Treating Obesity in Underserved Communities in Houston (TOUCH) is a program funded by the UnitedHealth Foundation to help identify residents of Houston's Third Ward and East End at risk for chronic diseases and connect them with programs and services to fully maximize their health potential.



This community project is being implemented through the University of Houston’s (UH) HEALTH (Helping Everyone Achieve a LifeTime of Health) Research Institute with support provided by the Texas Obesity Research Center (TORC) and community stakeholders (health centers, community and faith-based organizations, government entities, and local businesses).


Free Services

TOUCH provides free and culturally informed health education, prevention strategies, and intervention support and aims to serve as a model of a sustainable and scalable program that can be replicated in other communities.

TOUCH: Filling the Gaps in Community Health Care

Site Content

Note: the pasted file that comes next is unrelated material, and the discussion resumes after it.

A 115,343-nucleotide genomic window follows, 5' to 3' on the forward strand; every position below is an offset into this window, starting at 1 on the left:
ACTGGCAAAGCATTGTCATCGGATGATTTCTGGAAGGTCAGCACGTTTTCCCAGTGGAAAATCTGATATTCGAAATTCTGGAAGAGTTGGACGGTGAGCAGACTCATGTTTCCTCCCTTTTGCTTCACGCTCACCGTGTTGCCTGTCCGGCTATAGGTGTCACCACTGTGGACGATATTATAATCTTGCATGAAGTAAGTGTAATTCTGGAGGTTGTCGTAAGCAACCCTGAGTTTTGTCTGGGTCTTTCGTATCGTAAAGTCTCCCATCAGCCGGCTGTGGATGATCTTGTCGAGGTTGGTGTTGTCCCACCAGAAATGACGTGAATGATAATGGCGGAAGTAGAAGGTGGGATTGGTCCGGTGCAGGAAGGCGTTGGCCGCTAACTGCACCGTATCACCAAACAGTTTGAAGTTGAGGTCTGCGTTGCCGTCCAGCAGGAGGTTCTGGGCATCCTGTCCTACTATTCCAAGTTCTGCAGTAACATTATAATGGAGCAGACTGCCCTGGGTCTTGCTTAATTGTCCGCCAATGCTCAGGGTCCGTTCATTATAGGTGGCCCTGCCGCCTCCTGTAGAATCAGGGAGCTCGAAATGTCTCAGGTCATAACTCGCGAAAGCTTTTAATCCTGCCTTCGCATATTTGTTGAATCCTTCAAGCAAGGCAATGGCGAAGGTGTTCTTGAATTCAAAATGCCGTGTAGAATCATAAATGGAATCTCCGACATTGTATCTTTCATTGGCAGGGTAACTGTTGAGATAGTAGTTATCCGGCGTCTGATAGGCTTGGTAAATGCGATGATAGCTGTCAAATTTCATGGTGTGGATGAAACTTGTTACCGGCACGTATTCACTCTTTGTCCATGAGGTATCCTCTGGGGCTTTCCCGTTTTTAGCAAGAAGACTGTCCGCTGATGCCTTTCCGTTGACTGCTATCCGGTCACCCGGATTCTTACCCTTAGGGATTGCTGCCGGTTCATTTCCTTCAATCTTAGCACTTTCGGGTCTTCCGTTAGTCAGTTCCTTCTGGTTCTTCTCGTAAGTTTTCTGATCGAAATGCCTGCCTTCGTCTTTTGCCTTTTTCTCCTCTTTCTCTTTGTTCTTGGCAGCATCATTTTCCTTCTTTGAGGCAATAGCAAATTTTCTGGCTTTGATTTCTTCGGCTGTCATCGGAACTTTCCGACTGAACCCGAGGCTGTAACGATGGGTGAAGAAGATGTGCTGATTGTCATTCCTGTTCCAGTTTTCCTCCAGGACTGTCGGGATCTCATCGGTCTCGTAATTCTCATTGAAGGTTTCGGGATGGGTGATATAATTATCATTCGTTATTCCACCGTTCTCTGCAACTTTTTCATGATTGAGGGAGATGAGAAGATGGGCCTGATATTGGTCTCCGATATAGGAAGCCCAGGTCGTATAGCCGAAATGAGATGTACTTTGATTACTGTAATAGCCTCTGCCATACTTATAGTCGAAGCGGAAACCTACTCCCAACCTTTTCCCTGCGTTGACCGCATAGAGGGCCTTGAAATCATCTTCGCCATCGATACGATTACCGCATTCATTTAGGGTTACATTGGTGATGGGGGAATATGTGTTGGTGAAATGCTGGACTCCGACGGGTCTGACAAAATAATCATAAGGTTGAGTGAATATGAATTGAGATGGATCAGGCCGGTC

Project TOUCH is Spotlighted in Spanish Channel Univision

TOUCH's very own, Victoria Lara speaks about the importance of early prevention through changing the daily habits of exercise and food choices. She informs the audience that our program is possible thanks to the support of the United Health Foundation. Victoria also mentions that through our partnership with YMCA, there's a great opportunity to change the lives of people diagnosed with pre-diabetes through a year-long prevention program. After qualifying for the prevention program, they will receive 25 sessions in the first four months where they will attend once a week and thereafter, once a month. The program is available in locations near the Hispanic community to allow them easy access to the program. 

Project Outreach & Impact


TOUCH will reach at least 7,000 youth and adults in approximately 5,000 families, most of which will be Black or Hispanic and socioeconomically disadvantaged. Primary prevention services coordinates and integrates medical services, benefits, and resource programs to provide knowledge and reduce barriers, while improving access and utilization of prevention services. 

Treatment interventions fill a gap in existing health-related services. They are designed to result in overall healthy behavioral modifications that encourage preventative behaviors such as making healthy food choices and including physical activity in everyday life.